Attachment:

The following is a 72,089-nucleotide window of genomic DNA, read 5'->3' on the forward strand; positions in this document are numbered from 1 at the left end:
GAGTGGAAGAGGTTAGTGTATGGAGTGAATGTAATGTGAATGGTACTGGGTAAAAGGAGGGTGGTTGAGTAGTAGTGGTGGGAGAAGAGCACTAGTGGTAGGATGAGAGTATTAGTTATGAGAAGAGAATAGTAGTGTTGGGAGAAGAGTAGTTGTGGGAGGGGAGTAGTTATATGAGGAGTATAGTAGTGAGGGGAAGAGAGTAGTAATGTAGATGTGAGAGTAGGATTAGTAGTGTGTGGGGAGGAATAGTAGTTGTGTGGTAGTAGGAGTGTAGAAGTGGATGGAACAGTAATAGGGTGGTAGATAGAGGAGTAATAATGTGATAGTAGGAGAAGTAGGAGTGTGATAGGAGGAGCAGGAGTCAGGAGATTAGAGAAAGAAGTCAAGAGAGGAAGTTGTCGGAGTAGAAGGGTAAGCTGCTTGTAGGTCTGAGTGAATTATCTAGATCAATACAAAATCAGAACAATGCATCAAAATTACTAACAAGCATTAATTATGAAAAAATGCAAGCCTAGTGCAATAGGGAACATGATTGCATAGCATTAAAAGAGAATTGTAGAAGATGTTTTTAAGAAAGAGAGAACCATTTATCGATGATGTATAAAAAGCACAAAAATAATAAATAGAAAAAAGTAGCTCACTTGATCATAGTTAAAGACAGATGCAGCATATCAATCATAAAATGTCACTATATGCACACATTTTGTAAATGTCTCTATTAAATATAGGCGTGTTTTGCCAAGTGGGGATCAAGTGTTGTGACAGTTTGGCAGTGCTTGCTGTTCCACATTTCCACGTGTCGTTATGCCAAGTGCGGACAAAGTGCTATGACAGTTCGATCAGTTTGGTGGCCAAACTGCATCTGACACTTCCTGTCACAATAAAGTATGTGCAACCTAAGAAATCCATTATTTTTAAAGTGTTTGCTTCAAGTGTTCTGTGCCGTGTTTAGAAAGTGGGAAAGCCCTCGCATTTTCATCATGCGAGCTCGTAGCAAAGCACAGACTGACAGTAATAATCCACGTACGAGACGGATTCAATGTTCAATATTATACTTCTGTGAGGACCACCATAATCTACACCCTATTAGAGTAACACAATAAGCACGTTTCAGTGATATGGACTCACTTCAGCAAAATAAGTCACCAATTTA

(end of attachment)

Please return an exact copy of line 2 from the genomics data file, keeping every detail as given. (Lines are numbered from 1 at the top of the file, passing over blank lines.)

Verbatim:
GAGTGGAAGAGGTTAGTGTATGGAGTGAATGTAATGTGAATGGTACTGGGTAAAAGGAGGGTGGTTGAGTAGTAGTGGTGGGAGAAGAGCACTAGTGGTAGGATGAGAGTATTAGTTATGAGAAGAGAATAGTAGTGTTGGGAGAAGAGTAGTTGTGGGAGGGGAGTAGTTATATGAGGAGTATAGTAGTGAGGGGAAGAGAGTAGTAATGTAGATGTGAGAGTAGGATTAGTAGTGTGTGGGGAGGAATAGTAGTTGTGTGGTAGTAGGAGTGTAGAAGTGGATGGAACAGTAATAGGGTGGTAGATAGAGGAGTAATAATGTGATAGTAGGAGAAGTAGGAGTGTGATAGGAGGAGCAGGAGTCAGGAGATTAGAGAAAGAAGTCAAGAGAGGAAGTTGTCGGAGTAGAAGGGTAAGCTGCTTGTAGGTCTGAGTGAATTATCTAGATCAATACAAAATCAGAACAATGCATCAAAATTACTAACAAGCATTAATTATGAAAAAATGCAAGCCTAGTGCAATAGGGAACATGATTGCATAGCATTAAAAGAGAATTGTAGAAGATGTTTTTAAGAAAGAGAGAACCATTTATCGATGATGTATAAAAAGCACAAAAATAATAAATAGAAAAAAGTAGCTCACTTGATCATAGTTAAAGACAGATGCAGCATATCAATCATAAAATGTCACTATATGCACACATTTTGTAAATGTCTCTATTAAATATAGGCGTGTTTTGCCAAGTGGGGATCAAGTGTTGTGACAGTTTGGCAGTGCTTGCTGTTCCACATTTCCACGTGTCGTTATGCCAAGTGCGGACAAAGTGCTATGACAGTTCGATCAGTTTGGTGGCCAAACTGCATCTGACACTTCCTGTCACAATAAAGTATGTGCAACCTAAGAAATCCATTATTTTTAAAGTGTTTGCTTCAAGTGTTCTGTGCCGTGTTTAGAAAGTGGGAAAGCCCTCGCATTTTCATCATGCGAGCTCGTAGCAAAGCACAGACTGACAGTAATAATCCACGTACGAGACGGATTCAATGTTCAATATTATACTTCTGTGAGGACCACCATAATCTACACCCTATTAGAGTAACACAATAAGCACGTTTCAGTGATATGGACTCACTTCAGCAAAATAAGTCACCAATTTA